One half of a judicial supercouple, Judge Gina Mendez-Miro was considered last year for appointment to the First Circuit but is now looking at a lifetime appointment to the District of Puerto Rico. It is an appointment that she is likely to get.
Mendez-Miro received her B.A. magna cum laude from the University of Puerto Rico Rio Piedras Campus in 1996, a Masters in Romance Languages from Princeton University, and her J.D. from the University of Puerto Rico School of Law in 2001. After graduating, Mendez-Miro worked at O’Neill & Borges until 2006, when she joined the Puerto Rico Department of Justice. In 2008, Mendez-Miro shifted to the Office of Court Administration with the Puerto Rico judicial branch, and then served in the Legal Affairs Office until 2013.
In 2013, Mendez-Miro became Chief of Staff to the Puerto Rico Senate. In 2016, Governor Alejandro Garcia Padilla appointed Mendez-Miro to the Puerto Rico Court of Appeals, where she currently serves.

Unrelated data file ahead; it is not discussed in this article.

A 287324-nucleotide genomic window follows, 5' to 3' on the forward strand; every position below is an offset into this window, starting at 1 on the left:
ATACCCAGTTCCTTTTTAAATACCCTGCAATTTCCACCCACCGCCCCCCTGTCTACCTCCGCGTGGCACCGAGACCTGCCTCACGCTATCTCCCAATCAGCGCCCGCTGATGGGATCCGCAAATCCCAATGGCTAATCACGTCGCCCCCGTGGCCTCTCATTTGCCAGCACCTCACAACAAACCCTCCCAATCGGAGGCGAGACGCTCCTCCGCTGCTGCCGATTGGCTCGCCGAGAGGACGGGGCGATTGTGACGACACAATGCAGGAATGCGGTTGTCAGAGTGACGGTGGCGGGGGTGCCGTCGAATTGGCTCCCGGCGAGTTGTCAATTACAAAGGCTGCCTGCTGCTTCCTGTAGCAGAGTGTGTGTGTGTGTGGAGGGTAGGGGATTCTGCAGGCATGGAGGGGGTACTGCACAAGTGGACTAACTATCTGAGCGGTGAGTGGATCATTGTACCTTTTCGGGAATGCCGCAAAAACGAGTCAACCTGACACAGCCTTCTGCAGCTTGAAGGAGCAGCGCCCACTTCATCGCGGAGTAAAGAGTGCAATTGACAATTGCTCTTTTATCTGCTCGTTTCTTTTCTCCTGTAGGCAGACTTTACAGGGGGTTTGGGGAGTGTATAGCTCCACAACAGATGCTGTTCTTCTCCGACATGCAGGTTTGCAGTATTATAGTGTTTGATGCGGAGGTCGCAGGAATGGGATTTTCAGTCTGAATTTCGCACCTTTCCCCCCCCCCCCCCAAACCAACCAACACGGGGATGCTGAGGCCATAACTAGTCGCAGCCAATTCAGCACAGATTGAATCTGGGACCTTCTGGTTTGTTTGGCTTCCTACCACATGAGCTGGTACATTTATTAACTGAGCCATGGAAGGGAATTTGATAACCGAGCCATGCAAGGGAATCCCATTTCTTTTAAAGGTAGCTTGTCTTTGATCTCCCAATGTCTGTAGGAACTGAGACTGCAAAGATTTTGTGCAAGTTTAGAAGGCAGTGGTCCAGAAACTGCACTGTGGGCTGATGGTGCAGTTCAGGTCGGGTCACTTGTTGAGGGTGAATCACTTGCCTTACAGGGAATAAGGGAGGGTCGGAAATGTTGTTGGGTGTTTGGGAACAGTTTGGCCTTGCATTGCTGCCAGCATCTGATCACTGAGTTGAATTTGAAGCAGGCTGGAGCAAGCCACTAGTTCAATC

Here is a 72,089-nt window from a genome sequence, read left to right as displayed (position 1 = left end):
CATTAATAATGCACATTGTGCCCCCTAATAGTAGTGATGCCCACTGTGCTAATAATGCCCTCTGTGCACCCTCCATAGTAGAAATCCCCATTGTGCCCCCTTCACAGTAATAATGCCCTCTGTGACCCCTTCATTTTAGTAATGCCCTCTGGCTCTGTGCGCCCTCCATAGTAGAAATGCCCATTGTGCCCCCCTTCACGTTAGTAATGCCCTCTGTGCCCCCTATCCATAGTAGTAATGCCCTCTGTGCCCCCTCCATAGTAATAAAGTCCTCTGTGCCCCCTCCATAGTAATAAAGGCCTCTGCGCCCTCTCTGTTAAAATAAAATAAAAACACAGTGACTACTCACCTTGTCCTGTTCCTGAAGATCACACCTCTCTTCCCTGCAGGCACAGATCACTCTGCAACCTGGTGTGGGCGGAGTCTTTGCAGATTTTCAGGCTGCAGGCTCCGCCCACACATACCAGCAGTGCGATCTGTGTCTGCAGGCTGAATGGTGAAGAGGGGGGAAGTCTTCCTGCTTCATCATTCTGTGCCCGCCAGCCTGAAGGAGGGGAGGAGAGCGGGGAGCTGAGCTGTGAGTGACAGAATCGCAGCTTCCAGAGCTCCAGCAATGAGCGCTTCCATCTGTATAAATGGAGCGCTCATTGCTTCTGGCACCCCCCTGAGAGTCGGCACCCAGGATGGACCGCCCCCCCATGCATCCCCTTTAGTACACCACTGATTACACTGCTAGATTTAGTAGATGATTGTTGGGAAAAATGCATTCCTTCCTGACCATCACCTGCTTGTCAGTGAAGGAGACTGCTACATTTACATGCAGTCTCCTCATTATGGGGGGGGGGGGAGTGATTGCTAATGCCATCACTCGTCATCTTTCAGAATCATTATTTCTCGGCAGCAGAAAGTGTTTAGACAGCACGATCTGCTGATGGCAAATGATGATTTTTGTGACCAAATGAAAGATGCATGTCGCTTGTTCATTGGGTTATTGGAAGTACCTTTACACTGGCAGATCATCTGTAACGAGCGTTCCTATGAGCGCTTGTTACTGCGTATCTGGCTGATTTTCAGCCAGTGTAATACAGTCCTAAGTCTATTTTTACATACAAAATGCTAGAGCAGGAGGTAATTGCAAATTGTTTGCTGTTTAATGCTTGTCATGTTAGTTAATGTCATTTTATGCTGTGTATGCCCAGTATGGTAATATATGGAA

Mendez-Miro is married to Maite Oronoz Rodriguez, who serves as Chief Justice of the Puerto Rico Supreme Court.
History of the Seat
Mendez-Miro has been nominated for a vacancy on the U.S. District Court for the District of Puerto Rico. This seat opened when Judge Carmen Cerezo moved to senior status on February 28, 2021.
Mendez-Miro has held a variety of legal positions throughout her career, including in private practice, government, and in the legislative branch. Early in her career, for example, she worked on defending the Puerto Rico electoral commission against a suit asserting constitutional claims arising out of the 2004 elections. See Rossello-Gonzalez v. Serra, 2005 U.S. LEXIS 52570 (D.P.R. June 27, 2005).
Later, while working as Chief of Staff to the Puerto Rico Senate, Mendez-Miro represented amici in a suit challenging Puerto Rico’s ban on gay marriage. See Conde-Vidal v. Rius-Armendariz, 2015 U.S. App. LEXIS 23042 (1st Cir. July 8, 2015).
Since 2016, Mendez-Miro has served as a Judge with the Puerto Rico Court of Appeals. In this role, Mendez-Miro served as an intermediate appellate judge reviewing trial court and agency decisions.
Because all Puerto Rico state court decisions are written in Spanish, no analysis of her opinions was conducted.
As the youngest of the trio, Mendez-Miro is arguably the most “controversial” of the nominees put forward for the District of Puerto Rico. However, even that is not saying much.
There is little in Mendez-Miro’s record that is likely to galvanize opposition, and while she, like most modern judicial nominees, will attract opposition, such opposition is unlikely to derail a smooth confirmation.